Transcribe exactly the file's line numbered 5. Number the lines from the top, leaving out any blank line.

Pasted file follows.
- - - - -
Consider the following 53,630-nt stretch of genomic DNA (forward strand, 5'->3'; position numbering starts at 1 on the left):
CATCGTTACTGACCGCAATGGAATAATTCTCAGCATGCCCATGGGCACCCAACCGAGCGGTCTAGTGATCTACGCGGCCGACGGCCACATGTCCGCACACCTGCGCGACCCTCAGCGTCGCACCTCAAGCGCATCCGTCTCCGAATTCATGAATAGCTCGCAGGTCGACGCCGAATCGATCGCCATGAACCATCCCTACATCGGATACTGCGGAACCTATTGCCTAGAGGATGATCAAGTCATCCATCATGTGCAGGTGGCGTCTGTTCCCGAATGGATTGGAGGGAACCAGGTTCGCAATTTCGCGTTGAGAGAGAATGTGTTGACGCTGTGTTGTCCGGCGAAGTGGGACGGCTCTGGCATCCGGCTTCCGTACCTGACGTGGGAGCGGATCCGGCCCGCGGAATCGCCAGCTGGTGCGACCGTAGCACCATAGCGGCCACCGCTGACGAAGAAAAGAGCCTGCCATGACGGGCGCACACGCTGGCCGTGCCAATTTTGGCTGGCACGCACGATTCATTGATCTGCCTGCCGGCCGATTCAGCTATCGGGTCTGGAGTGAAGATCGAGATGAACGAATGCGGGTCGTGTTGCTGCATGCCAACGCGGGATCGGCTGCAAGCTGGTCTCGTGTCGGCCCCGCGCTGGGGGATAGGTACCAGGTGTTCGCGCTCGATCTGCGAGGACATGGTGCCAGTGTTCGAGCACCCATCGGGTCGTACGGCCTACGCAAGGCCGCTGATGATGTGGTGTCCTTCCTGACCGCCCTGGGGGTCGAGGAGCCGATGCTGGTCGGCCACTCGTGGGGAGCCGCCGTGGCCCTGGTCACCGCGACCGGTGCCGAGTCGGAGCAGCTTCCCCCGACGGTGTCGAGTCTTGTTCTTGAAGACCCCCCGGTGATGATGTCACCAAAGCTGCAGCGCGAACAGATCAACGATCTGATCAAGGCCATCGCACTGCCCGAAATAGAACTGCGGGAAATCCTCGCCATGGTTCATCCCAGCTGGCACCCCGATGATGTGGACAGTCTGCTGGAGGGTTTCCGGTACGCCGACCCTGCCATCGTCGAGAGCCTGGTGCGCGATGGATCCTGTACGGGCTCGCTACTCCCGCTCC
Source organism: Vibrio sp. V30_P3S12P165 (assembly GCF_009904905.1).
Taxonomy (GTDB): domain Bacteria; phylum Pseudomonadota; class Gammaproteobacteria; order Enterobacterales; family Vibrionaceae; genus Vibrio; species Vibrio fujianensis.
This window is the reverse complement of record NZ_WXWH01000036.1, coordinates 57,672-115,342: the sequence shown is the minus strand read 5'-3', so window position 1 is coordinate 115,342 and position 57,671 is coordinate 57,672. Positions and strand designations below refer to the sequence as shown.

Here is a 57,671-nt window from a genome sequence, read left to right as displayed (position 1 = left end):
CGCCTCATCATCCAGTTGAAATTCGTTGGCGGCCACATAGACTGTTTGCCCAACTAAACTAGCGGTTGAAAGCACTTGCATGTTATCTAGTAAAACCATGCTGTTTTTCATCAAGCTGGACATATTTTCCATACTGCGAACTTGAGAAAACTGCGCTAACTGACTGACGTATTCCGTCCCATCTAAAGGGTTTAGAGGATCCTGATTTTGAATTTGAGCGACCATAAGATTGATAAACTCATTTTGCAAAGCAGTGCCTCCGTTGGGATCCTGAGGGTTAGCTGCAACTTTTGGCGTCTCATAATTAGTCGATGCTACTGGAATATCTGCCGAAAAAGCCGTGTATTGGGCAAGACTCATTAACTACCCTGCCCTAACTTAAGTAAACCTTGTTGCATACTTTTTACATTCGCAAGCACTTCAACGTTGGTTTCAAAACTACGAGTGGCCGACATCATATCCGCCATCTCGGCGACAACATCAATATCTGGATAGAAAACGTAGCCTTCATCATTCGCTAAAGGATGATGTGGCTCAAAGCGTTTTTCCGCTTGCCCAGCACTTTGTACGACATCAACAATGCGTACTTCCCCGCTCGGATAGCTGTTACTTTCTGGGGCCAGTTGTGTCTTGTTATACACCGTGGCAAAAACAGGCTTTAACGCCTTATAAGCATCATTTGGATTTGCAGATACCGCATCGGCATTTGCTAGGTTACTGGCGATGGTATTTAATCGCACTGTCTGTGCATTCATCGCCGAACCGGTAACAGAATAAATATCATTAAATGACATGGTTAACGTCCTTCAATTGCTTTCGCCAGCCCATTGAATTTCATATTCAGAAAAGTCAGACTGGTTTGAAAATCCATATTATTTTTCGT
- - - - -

This window is the reverse complement of record NZ_WXWH01000036.1, coordinates 57,672-115,342: the sequence shown is the minus strand read 5'-3', so window position 1 is coordinate 115,342 and position 57,671 is coordinate 57,672. Positions and strand designations below refer to the sequence as shown.